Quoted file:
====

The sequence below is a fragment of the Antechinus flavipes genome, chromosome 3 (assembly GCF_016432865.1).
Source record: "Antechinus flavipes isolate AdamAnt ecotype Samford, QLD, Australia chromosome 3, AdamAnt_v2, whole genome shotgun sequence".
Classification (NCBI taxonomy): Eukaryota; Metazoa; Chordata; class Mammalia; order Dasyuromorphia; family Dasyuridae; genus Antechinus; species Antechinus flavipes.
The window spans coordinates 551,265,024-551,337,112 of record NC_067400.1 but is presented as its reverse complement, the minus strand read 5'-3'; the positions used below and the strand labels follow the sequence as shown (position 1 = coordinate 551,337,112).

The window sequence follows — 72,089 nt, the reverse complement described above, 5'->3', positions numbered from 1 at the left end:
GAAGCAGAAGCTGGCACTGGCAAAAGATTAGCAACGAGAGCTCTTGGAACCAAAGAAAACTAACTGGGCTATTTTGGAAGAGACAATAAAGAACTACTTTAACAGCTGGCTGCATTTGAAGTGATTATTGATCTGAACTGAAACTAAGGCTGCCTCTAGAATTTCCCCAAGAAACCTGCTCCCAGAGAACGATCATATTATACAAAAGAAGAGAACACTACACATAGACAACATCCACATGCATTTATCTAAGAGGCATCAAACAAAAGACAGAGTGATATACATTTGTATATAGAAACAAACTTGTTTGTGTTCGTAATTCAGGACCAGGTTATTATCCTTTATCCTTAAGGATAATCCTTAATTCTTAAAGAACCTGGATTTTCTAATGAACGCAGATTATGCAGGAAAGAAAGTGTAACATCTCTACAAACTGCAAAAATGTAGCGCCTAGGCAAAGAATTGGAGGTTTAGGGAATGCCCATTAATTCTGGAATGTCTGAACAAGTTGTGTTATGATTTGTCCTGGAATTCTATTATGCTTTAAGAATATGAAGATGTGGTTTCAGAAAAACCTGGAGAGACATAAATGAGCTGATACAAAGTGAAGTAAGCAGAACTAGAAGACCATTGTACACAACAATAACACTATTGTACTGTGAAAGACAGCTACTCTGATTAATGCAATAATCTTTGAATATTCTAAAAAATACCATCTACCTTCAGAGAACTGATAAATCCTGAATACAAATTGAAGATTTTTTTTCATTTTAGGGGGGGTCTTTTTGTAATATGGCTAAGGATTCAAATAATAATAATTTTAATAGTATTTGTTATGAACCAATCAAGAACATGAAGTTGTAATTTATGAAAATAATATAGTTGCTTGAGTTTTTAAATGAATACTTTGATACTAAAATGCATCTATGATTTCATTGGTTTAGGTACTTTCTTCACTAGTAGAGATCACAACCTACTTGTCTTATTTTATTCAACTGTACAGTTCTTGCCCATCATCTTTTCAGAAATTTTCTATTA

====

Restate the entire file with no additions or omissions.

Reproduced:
The sequence below is a fragment of the Antechinus flavipes genome, chromosome 3 (assembly GCF_016432865.1).
Source record: "Antechinus flavipes isolate AdamAnt ecotype Samford, QLD, Australia chromosome 3, AdamAnt_v2, whole genome shotgun sequence".
Classification (NCBI taxonomy): Eukaryota; Metazoa; Chordata; class Mammalia; order Dasyuromorphia; family Dasyuridae; genus Antechinus; species Antechinus flavipes.
The window spans coordinates 551,265,024-551,337,112 of record NC_067400.1 but is presented as its reverse complement, the minus strand read 5'-3'; the positions used below and the strand labels follow the sequence as shown (position 1 = coordinate 551,337,112).

The window sequence follows — 72,089 nt, the reverse complement described above, 5'->3', positions numbered from 1 at the left end:
GAAGCAGAAGCTGGCACTGGCAAAAGATTAGCAACGAGAGCTCTTGGAACCAAAGAAAACTAACTGGGCTATTTTGGAAGAGACAATAAAGAACTACTTTAACAGCTGGCTGCATTTGAAGTGATTATTGATCTGAACTGAAACTAAGGCTGCCTCTAGAATTTCCCCAAGAAACCTGCTCCCAGAGAACGATCATATTATACAAAAGAAGAGAACACTACACATAGACAACATCCACATGCATTTATCTAAGAGGCATCAAACAAAAGACAGAGTGATATACATTTGTATATAGAAACAAACTTGTTTGTGTTCGTAATTCAGGACCAGGTTATTATCCTTTATCCTTAAGGATAATCCTTAATTCTTAAAGAACCTGGATTTTCTAATGAACGCAGATTATGCAGGAAAGAAAGTGTAACATCTCTACAAACTGCAAAAATGTAGCGCCTAGGCAAAGAATTGGAGGTTTAGGGAATGCCCATTAATTCTGGAATGTCTGAACAAGTTGTGTTATGATTTGTCCTGGAATTCTATTATGCTTTAAGAATATGAAGATGTGGTTTCAGAAAAACCTGGAGAGACATAAATGAGCTGATACAAAGTGAAGTAAGCAGAACTAGAAGACCATTGTACACAACAATAACACTATTGTACTGTGAAAGACAGCTACTCTGATTAATGCAATAATCTTTGAATATTCTAAAAAATACCATCTACCTTCAGAGAACTGATAAATCCTGAATACAAATTGAAGATTTTTTTTCATTTTAGGGGGGGTCTTTTTGTAATATGGCTAAGGATTCAAATAATAATAATTTTAATAGTATTTGTTATGAACCAATCAAGAACATGAAGTTGTAATTTATGAAAATAATATAGTTGCTTGAGTTTTTAAATGAATACTTTGATACTAAAATGCATCTATGATTTCATTGGTTTAGGTACTTTCTTCACTAGTAGAGATCACAACCTACTTGTCTTATTTTATTCAACTGTACAGTTCTTGCCCATCATCTTTTCAGAAATTTTCTATTA